A segment of bits encoded on a card which represent a number in association with a facility. Often all cards issued for a single facility will have the same facility code.
A lock that requires voltage to remain in the locked state. If voltage is removed, the lock will move to the unlocked state.
Fail Secure lock
A lock that does not require voltage to remain in the locked state. If voltage is removed, the lock remains in the locked state.
A tool allowing operators to select which objects should be displayed.
Foreign Identification Number. Used as an alternative to Social Security Number (SSN).
A device that can accept one 10 wire Weigand reader, or two 5 wire Weigand readers, three inputs, three outputs, power fail, and tamper sensor inputs. The gateway communicates with the CPAM server over TCP/IP over Ethernet. It also communicates up to 15 additional Reader, Input, or Output modules over a 3 wire CAN bus. The gateway can be powered via POE or 12V or 24V DC.
The Gateway can download badge access credentials and store them locally permitting access control even without network connectivity to the Cisco PAM server. Events that occur while the connection to the server is down are stored locally and uploaded to the Cisco PAM server once the network connection resumes.
Ground for the DC voltage input.
Graphic maps editor
A module which allows graphic maps to be imported and configured. A graphic map can have links to other maps and or links to other devices. The map links can be used to navigate between maps in the graphic maps viewer. The device links show the real-time status of the device in the graphics maps viewer.
Graphic maps viewer
A module allowing facility maps to be viewed. The Graphic maps viewer displays the location and status of devices within the facility. The maps can also contain links used to navigate to other maps
A module allowing operators to add, edit, and disable the hardware.
See also: Device
The hardware tree is a hierarchical display of all devices in the system, seen in the Hardware module and the graphic maps editor. Each device in the hardware tree can be expanded or collapsed to show or hide its sub-devices by clicking the + or - to its left.
See also: Device
See also: Hardware tree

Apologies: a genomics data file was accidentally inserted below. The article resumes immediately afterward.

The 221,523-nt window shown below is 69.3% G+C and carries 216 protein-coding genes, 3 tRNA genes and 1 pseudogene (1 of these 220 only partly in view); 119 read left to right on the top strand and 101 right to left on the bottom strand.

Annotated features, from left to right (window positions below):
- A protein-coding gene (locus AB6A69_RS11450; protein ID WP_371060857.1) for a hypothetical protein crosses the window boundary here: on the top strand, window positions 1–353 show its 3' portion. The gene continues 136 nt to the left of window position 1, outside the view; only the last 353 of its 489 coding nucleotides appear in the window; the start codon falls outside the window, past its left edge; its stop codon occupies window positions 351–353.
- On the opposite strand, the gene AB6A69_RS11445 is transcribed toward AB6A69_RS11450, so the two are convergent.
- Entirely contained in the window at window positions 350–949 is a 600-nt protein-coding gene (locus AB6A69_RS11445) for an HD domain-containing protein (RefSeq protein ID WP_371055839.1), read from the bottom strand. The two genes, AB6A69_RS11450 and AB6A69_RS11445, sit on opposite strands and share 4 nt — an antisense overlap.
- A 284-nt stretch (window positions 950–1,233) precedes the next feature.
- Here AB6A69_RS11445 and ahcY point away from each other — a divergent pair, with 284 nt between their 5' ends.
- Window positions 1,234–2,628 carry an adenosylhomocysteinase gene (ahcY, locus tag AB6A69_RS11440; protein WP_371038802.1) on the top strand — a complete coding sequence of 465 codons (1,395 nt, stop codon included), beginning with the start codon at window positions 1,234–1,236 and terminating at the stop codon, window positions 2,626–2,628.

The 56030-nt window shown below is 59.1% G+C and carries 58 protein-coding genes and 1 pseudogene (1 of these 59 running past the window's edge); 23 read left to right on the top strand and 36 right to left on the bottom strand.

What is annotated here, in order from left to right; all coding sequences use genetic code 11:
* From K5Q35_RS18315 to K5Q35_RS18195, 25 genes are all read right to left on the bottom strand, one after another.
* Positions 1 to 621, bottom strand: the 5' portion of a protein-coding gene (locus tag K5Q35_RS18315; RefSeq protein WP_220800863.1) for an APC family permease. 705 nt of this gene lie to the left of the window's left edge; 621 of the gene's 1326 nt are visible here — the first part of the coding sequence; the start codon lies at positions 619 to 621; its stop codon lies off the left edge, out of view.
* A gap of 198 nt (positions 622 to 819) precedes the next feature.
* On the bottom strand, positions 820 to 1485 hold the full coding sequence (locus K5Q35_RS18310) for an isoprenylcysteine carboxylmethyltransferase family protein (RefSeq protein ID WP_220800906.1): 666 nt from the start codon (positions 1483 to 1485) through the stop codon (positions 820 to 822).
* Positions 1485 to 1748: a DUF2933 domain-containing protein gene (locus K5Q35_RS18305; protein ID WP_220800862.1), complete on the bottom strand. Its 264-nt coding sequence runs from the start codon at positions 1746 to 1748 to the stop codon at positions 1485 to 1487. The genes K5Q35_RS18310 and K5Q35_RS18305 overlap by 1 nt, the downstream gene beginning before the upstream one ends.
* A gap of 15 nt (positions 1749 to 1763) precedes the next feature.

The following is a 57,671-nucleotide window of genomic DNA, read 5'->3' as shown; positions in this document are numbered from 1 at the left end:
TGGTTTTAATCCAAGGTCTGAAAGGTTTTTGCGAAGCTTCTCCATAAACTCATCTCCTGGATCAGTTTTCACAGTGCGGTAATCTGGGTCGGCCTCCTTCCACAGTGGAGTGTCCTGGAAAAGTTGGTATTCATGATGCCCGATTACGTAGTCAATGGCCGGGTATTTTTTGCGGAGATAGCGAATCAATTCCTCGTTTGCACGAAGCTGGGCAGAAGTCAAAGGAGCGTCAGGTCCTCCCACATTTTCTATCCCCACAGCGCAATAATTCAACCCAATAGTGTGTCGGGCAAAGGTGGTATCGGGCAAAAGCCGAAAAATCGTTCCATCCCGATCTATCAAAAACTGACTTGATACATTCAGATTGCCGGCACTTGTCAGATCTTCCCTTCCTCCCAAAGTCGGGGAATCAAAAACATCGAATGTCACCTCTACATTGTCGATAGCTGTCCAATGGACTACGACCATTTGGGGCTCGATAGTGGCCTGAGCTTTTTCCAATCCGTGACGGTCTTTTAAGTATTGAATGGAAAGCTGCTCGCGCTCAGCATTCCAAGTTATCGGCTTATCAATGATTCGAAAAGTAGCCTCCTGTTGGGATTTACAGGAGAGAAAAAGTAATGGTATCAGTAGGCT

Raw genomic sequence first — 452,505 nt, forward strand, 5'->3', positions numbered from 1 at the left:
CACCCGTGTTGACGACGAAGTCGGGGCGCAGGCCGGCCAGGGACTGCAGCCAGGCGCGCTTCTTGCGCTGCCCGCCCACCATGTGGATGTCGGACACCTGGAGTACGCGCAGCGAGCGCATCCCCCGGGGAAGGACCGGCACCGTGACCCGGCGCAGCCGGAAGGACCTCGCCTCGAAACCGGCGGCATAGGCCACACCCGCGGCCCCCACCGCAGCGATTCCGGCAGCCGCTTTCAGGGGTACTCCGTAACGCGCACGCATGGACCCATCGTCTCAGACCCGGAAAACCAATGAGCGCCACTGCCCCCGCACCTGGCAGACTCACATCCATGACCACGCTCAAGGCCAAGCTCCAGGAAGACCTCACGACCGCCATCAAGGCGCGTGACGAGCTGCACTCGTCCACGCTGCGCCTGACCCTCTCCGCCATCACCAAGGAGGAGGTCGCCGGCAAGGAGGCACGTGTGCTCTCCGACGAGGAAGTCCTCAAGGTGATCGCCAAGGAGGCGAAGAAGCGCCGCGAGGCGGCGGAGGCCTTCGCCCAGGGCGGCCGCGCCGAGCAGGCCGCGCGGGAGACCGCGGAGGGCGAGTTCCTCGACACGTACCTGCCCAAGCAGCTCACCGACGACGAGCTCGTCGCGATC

See also: Hardware module
A numbering system usually written using the symbols 0-9 and A-F or a-f.
A company manufacturing the industry standard proximity access-control cards.
See also: Proximity
The amount of time in seconds that the system will ignore an active state of a monitor point. The system will hold a higher priority status before a lower priority status is reported. As an example, motion detectors can sometimes trigger multiple times per second causing the Event logs to fill unnecessarily fast with useless data.
The number physically printed or embossed on a badge. This number is generally independent of the Card Number. Not all badges have a hot stamp number.
See also: Badge
Hypertext Transfer Protocol Secure. A combination of the Hypertext Transfer Protocol and a network security protocol. Gateway and Cisco PAM HTTP access is via HTTPS.
A sensor that has 2 states, open or closed. The steady state can either be normally open (NO) or normally closed (NC). When moved to the non-steady state, the input is used to make a decision. Typical input is a door sensor. It is used to determine if the door is in the opened or closed position. An input has 2 pins marked + and -. Gateway, Reader, and Input module inputs can be supervised or un-supervised. See also Supervised input.
Inputs do not require power. Power is supplied from the module.
A device that can accept 10 inputs. It communicates with the CPAM server via the CAN bus and the Gateway module. The module requires an external 12V to 24V DC source and can not be powered via POE.
The Internet Protocol address. The Cisco Physical Access Gateway can obtain an IP address via DHCP. DHCP options 150 and 151 can also be passed with the DHCP lease. These options point the Gateway module to the Cisco PAM server and TCP port to use for the Gateway to Cisco PAM server TCP/IP session. The Gateway can also have a static IP address. The Cisco PAM server should have a static IP address. The Reader, Input and Output modules do not require an IP address.
LDAP is a networking protocol for querying and modifying directory services running over TCP/IP.
Light-emitting diode. A semiconductor diode that converts applied voltage to light. LEDs are used to display status, communication, and other information on various devices.
Default hostname describing the local computer address.
A credential used to obtain access to the application as an operator. A login has a username and password, along with a set of profiles which determine what the operator has access to within the application. See also: Profile
A module used to manage operator logins in the application. See also: Login
MAC address is an abbreviation for Media Access Control address that uniquely identifies each node of a network. Each type of network medium requires a different MAC address.